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In Ish Sodhi and Corey Anderson, New Zealand have two young talents, who if their potentials are anything to go by, could turn out to be priceless assets in the near future
December 2, 2013
They are two types cricketers that a captain dreams of having - A hard-hitting allrounder, capable of batting in the top six and taking Test wickets. And a legspinner.
New Zealand will have both, albeit very raw versions, on display in Dunedin this week with a further sighting of two players who could be central to their Test cricket for the next decade.
Ish Sodhi, 21, and Corey Anderson, 22, will both be playing their first home Tests when they face West Indies at the University Oval having been given their debuts on the recent tour of Bangladesh. Both returned with rave reviews; Anderson because of a maiden Test century and Sodhi because he is a type of player so rarely seen in New Zealand cricket.
On New Zealand television the other day, Simon Doull said that Sodhi has to play every Test match for the next four or five years because he is a such a crucial "investment in New Zealand's future." That is a significant call and, given the pressures of international cricket, unlikely to come to pass (plus the chance that Daniel Vettori's career may yet resume) but it shows the standing Sodhi, despite just 18 first-class matches of which two are Tests, already holds in New Zealand circles. After just one Test, he supplanted Bruce Martin, who only nine months ago made his debut against England in Dunedin, as New Zealand's frontline spinner.
Anderson, a left-hand batsman and left-arm swing bowler (what's with all the left-armers in New Zealand?), made his debut in the same Chittagong Test as Sodhi, and began with 1 and 8 before crunching 116 in the following match in Dhaka. Also in that Test, Sodhi made 58 batting at No. 10 to suggest, like the man whose absence has created the spin-bowling void, Daniel Vettori, he too could contribute important lower-order runs. He already has five first-class fifties.
For Sodhi, though, it is the bowling that really matters. A first-class average of 52 indicates that a lot of patience will be required. His, though, is an art-form few in New Zealand have mastered: Jack Alabaster is considered the best they have produced and he took 49 wickets at 38.02 between 1959 and 1972. A few others have tried, most recently Todd Astle who was given one Test against Sri Lanka, before being discarded. Astle, by comparison, averages 37.25 in first-class cricket.
Anderson is plying a trade far more associated with New Zealand cricket. His bowling is the lesser-developed suit at the moment, but with the bat, there is more than a hint of Jacob Oram about how he goes about his craft. There is also a hint of Oram about the injuries he has suffered. However, if he can build on his early success in Test cricket, he can provide that priceless balance to New Zealand's side, by either allowing a second spinner when conditions dictate, or by relieving the burden on their three frontline quicks.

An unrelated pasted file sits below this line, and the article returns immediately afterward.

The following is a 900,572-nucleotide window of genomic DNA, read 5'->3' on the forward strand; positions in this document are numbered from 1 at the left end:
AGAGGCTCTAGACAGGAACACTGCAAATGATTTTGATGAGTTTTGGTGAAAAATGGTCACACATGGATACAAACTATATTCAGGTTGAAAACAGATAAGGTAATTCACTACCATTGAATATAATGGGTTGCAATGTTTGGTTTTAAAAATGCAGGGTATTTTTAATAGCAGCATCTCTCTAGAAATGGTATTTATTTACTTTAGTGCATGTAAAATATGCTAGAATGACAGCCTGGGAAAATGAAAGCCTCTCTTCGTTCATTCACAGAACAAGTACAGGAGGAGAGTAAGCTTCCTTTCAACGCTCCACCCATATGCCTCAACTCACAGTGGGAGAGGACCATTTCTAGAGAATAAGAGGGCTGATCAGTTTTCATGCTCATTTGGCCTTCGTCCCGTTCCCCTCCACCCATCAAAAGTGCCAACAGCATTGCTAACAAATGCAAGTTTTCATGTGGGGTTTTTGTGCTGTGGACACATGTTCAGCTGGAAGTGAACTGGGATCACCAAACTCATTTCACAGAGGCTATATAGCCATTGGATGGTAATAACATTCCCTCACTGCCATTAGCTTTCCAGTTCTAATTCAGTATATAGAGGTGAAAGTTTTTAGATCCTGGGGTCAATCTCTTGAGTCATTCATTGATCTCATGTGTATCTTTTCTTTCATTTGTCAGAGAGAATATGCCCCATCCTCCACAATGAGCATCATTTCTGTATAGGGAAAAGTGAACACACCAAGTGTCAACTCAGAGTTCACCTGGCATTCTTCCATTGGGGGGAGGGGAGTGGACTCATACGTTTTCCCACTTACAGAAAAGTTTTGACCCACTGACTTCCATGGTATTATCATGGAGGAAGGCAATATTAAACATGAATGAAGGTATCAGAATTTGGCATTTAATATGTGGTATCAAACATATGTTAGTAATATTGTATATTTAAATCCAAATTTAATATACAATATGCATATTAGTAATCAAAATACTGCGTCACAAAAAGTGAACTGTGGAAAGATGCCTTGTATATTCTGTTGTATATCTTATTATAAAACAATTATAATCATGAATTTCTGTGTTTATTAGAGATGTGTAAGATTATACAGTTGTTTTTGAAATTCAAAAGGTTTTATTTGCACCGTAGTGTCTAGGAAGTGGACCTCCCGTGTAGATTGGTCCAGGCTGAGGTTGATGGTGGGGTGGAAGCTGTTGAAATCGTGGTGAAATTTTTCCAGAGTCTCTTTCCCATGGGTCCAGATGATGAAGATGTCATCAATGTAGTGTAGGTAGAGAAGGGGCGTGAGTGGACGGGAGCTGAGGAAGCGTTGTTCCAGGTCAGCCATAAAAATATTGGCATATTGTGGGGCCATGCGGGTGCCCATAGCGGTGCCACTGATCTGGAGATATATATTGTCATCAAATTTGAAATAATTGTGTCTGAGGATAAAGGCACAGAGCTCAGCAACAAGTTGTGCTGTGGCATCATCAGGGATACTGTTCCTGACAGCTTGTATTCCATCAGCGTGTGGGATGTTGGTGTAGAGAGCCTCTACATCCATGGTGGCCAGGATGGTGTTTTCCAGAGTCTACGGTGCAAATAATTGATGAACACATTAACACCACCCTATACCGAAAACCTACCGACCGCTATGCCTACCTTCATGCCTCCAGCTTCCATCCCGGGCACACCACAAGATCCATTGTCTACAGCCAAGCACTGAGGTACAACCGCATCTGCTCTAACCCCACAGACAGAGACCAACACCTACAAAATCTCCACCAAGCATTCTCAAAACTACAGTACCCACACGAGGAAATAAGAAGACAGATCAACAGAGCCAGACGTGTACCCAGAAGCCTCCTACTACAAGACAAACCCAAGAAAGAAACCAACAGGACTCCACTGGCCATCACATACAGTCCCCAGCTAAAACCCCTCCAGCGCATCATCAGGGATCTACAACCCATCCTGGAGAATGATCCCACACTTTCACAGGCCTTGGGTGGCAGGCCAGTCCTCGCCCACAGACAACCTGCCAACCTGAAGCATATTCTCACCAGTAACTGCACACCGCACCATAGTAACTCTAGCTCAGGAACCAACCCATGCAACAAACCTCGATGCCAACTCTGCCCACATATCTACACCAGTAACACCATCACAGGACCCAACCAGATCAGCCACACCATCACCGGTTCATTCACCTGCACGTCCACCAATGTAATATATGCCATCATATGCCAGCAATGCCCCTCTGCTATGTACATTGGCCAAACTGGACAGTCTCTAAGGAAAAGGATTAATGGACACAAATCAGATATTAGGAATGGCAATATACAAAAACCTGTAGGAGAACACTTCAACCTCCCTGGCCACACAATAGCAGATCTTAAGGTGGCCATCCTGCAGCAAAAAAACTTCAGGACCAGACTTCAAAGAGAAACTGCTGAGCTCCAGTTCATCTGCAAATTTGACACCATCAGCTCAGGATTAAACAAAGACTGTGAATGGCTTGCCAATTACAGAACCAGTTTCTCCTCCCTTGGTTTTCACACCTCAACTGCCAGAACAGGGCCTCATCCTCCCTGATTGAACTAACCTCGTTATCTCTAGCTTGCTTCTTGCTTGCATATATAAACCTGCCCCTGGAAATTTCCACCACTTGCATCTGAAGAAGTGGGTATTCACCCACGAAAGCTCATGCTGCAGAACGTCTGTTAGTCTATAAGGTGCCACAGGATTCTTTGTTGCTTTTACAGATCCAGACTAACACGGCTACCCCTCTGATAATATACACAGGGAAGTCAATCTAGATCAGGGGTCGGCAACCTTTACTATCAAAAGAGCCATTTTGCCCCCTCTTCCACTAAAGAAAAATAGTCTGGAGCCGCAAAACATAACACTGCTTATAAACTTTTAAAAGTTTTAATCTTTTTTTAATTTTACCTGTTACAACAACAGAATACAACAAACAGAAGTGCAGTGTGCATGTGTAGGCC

Although Anderson and Sodhi entered Test cricket at similar ages, they have taken contrasting paths. Anderson was earmarked from the age of 16 as a future international - at 16 years at 89 he was New Zealand's youngest first-class cricketer for 59 years and was the youngest New Zealand player to be handed a contract, at the same age, in 2007 - before his career slipped on the back of fitness and form concerns.
In late 2012, Anderson, having lost 20kg and strung together a sustained period of cricket, was named in the squad for the one-day series in South Africa only for a broken thumb to strike and delay his ODI debut until the Champions Trophy in June.
Between those two events, he showed a glimpse of his batting power against England during their warm-up match, for New Zealand XI, in Queenstown earlier this year. He clubbed 67 off 62 balls in the first innings, giving some tough treatment to Graham Onions who, perhaps not entirely coincidentally, has not played for England since. In a microcosm of his career, he picked up a side strain during that match (although it didn't hamper his strokeplay) and now, as he prepares for his home Test debut, he is recovering from a rib injury which will limit the number of overs he can bowl.
Sodhi's rise has been far more sudden and, so far, less injury-riddled. He grew up in Auckland, after his parents emigrated from India when he was young and overcame the restrictions of unhelpful surfaces and, perhaps, a perceived lack of understanding for the uniqueness of legspin. His first-class debut came in November 2012 for Northern Districts and his Test debut less than a year later. Such has been the rapid promotion, that the West Indies Test will be the first time he has bowled at the University Oval.
He is now playing his domestic cricket alongside Vettori, the man who invited him to bowl at an Auckland trial. Vettori, who is both a team-mate and a mentor for Sodhi (who also credits former New Zealand offspinner Paul Wiseman), has not downplayed his belief in the legspinner. "He's a special talent," Vettori said earlier this year, and he knows a thing or two about young spinners.
There is still a chance, with Vettori retaining hope of returning to Test cricket, that he and Sodhi could play in the same New Zealand team. Perhaps the baton will passed in person. And if both Sodhi and Anderson can form mutually successful careers, New Zealand cricket will have two priceless assets on their hands.
Andrew McGlashan is an assistant editor at ESPNcricinfoFeeds: Andrew McGlashan
© ESPN Sports Media Ltd.
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